Form Four students will now choose courses they want to pursue in public universities after results of the national examinations have been announced.
Commission for Higher Education chief executive officer David Some said: “All KCSE (Kenya Certificate of Secondary Education) candidates in both public and private secondary schools in the country would visit their former schools and choose courses after release of results of their national examinations.”
He said this is part of new education reforms that came up with eight new laws for implementation.
Prof Some, a former Moi University vice-chancellor, said: “My commission wanted all education reforms fully implemented for students to be able to choose their preferred courses after the results are out.”
This is a departure from the old system where students used to choose courses before they sat the examinations.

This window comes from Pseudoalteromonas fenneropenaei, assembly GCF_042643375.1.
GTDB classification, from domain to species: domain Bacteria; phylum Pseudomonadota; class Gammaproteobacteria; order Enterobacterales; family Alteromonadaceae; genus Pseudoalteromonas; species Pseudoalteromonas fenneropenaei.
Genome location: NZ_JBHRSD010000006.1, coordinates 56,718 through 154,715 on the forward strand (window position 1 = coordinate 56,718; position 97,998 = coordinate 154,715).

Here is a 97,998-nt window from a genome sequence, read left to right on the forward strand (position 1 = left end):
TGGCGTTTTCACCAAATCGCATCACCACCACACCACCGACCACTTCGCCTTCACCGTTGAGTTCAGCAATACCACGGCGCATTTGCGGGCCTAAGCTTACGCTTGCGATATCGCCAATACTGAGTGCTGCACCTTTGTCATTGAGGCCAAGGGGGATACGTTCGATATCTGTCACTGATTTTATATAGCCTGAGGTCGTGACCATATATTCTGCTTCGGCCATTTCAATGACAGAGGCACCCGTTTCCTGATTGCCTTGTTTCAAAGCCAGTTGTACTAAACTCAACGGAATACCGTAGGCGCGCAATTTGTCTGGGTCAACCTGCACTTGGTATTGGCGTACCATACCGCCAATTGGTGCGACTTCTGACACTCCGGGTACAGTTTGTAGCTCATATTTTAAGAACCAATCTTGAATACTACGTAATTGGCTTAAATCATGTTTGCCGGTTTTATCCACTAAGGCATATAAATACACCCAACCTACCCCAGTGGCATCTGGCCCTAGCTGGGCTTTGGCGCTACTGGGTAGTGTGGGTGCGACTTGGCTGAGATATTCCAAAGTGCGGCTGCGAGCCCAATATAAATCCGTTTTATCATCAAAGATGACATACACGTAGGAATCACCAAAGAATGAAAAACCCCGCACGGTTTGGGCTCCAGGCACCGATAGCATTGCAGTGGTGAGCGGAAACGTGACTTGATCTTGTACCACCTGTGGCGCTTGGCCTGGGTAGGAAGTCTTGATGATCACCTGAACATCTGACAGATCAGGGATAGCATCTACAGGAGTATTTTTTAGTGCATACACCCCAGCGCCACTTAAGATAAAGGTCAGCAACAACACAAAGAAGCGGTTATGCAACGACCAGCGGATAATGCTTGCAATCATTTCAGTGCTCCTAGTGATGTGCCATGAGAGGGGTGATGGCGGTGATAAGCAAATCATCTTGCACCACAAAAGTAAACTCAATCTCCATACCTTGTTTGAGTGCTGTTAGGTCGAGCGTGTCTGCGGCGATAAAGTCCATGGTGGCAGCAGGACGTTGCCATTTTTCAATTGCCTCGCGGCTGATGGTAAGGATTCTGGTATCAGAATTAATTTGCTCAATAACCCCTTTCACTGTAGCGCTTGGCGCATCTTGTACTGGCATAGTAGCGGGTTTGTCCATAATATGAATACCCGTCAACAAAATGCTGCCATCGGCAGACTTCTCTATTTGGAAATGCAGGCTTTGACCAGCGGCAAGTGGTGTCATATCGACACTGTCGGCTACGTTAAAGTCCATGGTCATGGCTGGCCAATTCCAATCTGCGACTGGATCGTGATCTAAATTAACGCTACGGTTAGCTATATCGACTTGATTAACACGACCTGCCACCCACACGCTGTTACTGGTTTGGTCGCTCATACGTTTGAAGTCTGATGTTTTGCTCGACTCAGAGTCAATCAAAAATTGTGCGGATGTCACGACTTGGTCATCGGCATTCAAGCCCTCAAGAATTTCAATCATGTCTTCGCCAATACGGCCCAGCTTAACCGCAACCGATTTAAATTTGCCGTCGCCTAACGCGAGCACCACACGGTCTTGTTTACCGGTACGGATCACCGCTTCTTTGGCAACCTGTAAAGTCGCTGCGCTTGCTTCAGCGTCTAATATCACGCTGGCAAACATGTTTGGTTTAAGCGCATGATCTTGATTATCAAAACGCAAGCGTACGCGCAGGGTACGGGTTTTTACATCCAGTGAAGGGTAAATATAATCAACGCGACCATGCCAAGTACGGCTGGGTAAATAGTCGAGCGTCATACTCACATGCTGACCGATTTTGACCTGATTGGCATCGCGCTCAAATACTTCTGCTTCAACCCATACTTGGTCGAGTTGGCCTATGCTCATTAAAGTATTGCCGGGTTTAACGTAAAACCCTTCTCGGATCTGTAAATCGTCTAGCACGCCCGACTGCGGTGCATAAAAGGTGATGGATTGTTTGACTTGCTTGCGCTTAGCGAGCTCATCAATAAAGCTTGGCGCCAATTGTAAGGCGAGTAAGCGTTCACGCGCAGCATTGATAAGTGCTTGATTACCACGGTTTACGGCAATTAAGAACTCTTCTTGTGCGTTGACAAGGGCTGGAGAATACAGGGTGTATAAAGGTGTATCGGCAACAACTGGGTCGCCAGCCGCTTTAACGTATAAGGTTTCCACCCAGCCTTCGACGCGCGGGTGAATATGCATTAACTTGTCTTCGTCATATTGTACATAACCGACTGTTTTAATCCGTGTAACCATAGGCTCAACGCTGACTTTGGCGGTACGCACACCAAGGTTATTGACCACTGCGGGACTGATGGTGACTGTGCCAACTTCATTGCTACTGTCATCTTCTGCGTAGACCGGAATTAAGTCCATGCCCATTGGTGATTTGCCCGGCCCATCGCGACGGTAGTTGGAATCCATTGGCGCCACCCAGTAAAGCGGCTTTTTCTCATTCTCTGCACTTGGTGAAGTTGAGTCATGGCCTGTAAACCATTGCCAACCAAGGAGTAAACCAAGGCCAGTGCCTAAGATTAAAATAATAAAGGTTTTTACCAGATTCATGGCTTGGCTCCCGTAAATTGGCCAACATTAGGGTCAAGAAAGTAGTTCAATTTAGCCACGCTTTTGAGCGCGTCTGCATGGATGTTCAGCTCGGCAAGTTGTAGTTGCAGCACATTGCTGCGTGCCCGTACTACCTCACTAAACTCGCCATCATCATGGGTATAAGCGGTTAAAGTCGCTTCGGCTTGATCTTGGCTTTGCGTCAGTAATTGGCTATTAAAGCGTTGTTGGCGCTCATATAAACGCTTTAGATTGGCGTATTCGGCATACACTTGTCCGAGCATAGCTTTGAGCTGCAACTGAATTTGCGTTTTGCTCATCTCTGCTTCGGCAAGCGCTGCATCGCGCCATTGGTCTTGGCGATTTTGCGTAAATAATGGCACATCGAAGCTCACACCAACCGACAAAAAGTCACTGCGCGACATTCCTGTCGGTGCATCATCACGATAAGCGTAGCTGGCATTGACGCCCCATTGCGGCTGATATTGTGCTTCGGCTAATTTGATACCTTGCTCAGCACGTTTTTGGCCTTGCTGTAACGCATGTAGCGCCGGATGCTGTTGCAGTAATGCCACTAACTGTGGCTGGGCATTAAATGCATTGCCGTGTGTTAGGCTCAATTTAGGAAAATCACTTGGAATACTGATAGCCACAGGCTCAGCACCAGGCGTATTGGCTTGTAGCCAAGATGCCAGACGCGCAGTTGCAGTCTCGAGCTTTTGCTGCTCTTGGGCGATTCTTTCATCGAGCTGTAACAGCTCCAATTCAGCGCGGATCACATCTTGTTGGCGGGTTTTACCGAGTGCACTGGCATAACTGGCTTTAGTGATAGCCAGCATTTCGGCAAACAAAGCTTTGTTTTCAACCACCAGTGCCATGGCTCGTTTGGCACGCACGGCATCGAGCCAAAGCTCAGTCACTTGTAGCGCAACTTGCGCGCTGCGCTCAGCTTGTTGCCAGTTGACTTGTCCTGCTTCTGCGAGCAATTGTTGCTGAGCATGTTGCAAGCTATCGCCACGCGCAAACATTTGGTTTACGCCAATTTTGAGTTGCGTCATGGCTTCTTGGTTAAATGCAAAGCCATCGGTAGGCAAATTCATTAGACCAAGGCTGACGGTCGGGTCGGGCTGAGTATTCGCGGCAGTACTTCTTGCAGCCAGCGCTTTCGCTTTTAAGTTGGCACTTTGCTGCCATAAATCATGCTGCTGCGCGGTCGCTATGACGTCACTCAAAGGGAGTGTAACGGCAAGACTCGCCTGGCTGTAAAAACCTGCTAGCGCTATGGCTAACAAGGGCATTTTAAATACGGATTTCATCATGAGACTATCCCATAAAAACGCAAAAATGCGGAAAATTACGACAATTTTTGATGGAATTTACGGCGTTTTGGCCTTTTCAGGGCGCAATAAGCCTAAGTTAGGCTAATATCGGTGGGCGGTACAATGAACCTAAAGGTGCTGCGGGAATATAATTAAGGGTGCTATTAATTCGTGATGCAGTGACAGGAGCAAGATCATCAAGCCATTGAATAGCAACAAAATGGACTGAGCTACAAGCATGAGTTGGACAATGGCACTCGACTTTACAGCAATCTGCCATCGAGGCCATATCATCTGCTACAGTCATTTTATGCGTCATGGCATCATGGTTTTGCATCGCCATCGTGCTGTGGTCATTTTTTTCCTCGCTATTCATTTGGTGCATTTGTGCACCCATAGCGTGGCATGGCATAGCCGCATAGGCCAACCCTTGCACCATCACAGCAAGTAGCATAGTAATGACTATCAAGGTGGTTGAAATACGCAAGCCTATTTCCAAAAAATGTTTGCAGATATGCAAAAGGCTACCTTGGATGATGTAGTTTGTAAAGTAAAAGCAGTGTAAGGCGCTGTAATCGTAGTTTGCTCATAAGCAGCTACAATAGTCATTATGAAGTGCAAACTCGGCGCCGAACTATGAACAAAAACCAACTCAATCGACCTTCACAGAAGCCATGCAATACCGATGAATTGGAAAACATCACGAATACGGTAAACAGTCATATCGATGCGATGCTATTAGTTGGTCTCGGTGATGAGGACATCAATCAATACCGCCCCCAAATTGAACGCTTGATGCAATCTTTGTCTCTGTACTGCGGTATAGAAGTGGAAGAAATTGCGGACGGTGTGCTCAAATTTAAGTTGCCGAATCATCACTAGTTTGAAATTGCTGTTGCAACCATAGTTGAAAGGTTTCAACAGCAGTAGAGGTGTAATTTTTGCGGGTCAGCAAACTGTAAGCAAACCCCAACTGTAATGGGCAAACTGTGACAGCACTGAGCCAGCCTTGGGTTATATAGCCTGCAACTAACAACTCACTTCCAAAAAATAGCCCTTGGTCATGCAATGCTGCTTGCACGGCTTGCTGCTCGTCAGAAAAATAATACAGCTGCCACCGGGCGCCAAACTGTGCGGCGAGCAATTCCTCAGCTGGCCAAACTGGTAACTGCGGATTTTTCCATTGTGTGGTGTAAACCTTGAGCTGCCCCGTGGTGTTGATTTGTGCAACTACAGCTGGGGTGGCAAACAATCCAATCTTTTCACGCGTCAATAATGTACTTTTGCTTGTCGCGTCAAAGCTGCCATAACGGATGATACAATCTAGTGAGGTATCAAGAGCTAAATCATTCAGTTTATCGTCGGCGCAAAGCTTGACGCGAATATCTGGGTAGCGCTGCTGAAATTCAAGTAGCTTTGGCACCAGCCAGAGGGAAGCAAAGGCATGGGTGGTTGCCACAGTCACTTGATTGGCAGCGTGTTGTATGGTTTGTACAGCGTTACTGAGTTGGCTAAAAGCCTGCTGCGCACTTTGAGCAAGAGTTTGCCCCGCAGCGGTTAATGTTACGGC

Prof Some was addressing students, teachers and parents at the Kapsabet Boy’s High School in Nandi County during prayers and a prize-giving function.
The school was ranked number eight among national schools and number 13 nationally after posting 10.225 grades.
He challenged Kenyans to take up new challenges and prepare for industrialisation and realisation of Vision 2030 goals.
Prof Some said the new arrangement would enable students to choose courses they want based on marks scored.
“My commission wants middle-level colleges retained because Kenya is a developing county that needs technically-skilled people to make the country realise Vision 2030,” he said.
The vice-chancellor of Maasai Mara University, Prof David Serem, and the deputy vice-chancellor of Eldoret University, Prof Jacob Bitok, decried the low number of students from Nandi County who joined public universities.
Prof Serem and Prof Jacob Bitok said students should avoid engaging in activities that could ruin their future.
They urged the learners to be serious with their work in order to produce excellent results.